It’s Mental Health Week! Here’s how United Way is working to provide comprehensive mental health and wellness support to everyone who calls the GTA home
We’ve been through a lot, haven’t we? Successive waves of the pandemic leaving folks ill, stressed, isolated or out of wages. Young people forced to cope with circumstances difficult for even their parents to accept. Then rising costs making basic needs increasingly unaffordable. To say nothing of the acute stress and pain experienced by our local communities that are dealing with heartbreak from war, conflict, oppression or traumatic discoveries within our own borders.
I could site a hundred different stats and figures on the increases in anxiety and depression (yes, even now), and the disproportionate impact on equity-deserving communities, but the truth is I’m seeing it up close and personal. I see it in our communities, in the staggering number of calls received by United Way-funded 211 and Distress Centres of Greater Toronto; the number of mental health crises our frontline agencies prevent and those they cannot. I hear from our partners about rampant burnout, stress leaves. I see how our own staff have been stretched. And I hear it from you. I sincerely hope you are doing well. But it’s okay if you’re not, and it’s okay to ask for help.
In case you missed it, it is Mental Health Week, led by United Way partner Canadian Mental Health Association (CMHA). It’s an opportunity to reduce the stigma of mental illness and promote mental health services, including the wide range of wellness services we fund. They include culturally appropriate and population-specific programming; peer programs that help people build life skills and reduce social isolation; clinical counselling and addictions supports; and more.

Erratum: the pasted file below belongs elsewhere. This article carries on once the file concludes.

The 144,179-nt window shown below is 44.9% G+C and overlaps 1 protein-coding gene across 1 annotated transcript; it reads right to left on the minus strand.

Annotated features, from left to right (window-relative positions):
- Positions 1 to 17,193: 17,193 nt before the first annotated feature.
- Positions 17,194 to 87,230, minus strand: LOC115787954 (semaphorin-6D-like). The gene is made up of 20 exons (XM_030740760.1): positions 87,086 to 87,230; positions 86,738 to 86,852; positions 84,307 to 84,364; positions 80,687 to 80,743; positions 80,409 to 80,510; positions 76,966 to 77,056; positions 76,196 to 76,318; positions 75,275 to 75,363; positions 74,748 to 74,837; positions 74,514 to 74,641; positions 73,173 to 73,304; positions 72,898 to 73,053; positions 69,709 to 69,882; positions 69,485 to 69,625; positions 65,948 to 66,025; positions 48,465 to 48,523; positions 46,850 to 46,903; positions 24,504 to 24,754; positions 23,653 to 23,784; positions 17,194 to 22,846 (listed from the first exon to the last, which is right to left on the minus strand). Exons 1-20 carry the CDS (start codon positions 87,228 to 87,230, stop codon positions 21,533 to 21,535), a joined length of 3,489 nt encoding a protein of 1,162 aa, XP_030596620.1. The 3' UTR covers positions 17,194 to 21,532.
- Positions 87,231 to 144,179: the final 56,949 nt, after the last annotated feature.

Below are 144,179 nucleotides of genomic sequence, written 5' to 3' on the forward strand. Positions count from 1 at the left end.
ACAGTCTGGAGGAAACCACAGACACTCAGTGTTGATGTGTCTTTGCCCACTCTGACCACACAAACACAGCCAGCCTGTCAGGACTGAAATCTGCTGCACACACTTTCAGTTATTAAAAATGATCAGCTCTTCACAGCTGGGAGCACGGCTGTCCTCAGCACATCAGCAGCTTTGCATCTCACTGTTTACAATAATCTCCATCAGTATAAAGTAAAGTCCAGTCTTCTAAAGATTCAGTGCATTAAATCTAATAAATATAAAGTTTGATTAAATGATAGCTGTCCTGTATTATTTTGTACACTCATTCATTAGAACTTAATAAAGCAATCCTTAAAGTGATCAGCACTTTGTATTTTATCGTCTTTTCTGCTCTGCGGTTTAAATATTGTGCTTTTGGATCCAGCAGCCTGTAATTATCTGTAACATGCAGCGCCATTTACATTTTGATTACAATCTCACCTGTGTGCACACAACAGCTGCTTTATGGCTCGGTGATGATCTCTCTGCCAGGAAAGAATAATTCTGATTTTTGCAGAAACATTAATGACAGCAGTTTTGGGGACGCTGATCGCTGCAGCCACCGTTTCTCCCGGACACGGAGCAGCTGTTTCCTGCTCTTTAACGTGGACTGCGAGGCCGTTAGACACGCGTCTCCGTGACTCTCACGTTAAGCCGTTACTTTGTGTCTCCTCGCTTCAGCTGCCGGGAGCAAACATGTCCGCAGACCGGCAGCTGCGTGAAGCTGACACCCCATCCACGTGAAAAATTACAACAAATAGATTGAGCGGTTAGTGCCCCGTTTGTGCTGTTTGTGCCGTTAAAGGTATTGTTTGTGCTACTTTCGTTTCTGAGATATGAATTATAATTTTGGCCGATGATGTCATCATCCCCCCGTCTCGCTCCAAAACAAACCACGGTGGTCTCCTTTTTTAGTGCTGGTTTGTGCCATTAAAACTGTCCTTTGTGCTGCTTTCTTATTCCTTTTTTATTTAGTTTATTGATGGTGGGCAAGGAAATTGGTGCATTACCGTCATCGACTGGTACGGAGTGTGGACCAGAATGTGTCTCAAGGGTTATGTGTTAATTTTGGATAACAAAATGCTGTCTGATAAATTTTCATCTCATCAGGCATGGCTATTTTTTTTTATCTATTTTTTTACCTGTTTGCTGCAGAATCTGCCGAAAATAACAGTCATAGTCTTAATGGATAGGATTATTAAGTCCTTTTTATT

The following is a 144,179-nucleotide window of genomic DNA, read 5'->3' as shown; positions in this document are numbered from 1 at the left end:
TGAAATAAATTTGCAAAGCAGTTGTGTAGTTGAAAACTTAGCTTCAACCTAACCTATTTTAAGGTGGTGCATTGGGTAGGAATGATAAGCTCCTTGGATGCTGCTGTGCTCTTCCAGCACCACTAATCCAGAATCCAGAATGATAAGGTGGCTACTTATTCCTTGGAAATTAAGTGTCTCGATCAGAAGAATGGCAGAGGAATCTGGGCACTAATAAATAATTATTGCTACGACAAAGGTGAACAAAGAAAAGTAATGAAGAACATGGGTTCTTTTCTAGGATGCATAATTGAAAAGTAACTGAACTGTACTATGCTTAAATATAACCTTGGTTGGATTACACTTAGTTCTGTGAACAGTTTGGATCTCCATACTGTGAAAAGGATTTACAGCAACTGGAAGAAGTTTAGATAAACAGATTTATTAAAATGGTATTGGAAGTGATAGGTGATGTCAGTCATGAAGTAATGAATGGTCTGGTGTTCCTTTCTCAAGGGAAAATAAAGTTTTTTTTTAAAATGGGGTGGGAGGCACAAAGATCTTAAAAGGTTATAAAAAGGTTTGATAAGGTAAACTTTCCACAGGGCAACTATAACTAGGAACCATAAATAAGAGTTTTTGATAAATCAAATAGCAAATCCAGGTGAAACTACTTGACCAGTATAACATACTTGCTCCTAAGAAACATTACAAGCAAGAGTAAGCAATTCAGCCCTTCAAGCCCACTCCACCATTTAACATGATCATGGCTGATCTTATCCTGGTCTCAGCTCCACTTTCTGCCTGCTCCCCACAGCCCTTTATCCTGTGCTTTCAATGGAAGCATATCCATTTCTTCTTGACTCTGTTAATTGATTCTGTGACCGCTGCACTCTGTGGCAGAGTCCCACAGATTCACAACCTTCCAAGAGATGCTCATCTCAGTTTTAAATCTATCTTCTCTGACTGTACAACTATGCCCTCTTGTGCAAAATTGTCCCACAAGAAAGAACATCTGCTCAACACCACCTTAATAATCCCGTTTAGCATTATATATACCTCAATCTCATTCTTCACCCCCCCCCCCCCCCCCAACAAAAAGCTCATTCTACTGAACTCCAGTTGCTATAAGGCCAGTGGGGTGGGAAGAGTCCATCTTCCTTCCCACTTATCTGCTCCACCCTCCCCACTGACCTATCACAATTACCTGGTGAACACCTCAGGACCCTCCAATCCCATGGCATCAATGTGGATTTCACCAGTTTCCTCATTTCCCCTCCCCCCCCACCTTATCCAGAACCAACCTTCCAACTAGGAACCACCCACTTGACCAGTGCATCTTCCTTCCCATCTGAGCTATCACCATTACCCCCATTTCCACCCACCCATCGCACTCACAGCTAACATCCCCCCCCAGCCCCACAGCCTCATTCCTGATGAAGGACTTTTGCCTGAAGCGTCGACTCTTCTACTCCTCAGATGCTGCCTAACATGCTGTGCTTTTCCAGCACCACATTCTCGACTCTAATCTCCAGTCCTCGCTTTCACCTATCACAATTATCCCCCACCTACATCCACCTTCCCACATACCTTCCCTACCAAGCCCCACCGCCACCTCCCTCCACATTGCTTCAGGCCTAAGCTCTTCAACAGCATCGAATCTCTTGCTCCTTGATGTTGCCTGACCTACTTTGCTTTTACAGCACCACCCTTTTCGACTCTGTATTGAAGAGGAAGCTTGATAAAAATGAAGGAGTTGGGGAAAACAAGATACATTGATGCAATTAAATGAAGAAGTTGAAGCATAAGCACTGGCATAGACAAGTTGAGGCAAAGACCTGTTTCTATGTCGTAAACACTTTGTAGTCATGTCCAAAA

But we know mental health doesn’t exist in a vacuum. It interacts constantly with other aspects of our lives and is influenced by access to decent work; income and food security; social connection; safe, secure and adequate housing; freedom from violence, racism and discrimination, and more. Recognizing the way these issues are interconnected is at the core of how United Way works. Advocating for systems-level solutions. Advancing regional coordination on mental health as a member of Peel Region’s Mental Health and Addictions Action Table. Convening local service providers in York Region. Sitting at cross-sectoral tables in Toronto like Wellbeing Toronto. Supporting policy change by funding initiatives like CMHA Toronto’s research examining the link between mental health and the social determinants of health. Supporting local agencies that meet the mental health needs of their communities—of your communities—in ways best suited for their unique circumstances.
All of these strategies are part of providing comprehensive mental health and wellness support to everyone who calls the GTA home, including you. You’ve been there—and continue to be there—for our community. I hope you know your community is there for you, too. Don’t be afraid to ask for help if you need it. And thank you for continuing to offer your support to others.
Always, and only, grateful for what you do, and who you are.
President & CEO
United Way Greater Toronto
P.S. Call 2-1-1 or visit 211.ca to connect to free, confidential services in your community. If you’re in distress or need emotional support, contact Distress Centres of Greater Toronto at dcogt.com, call 416-408-4357 or text 45645.
Things to Know Right Now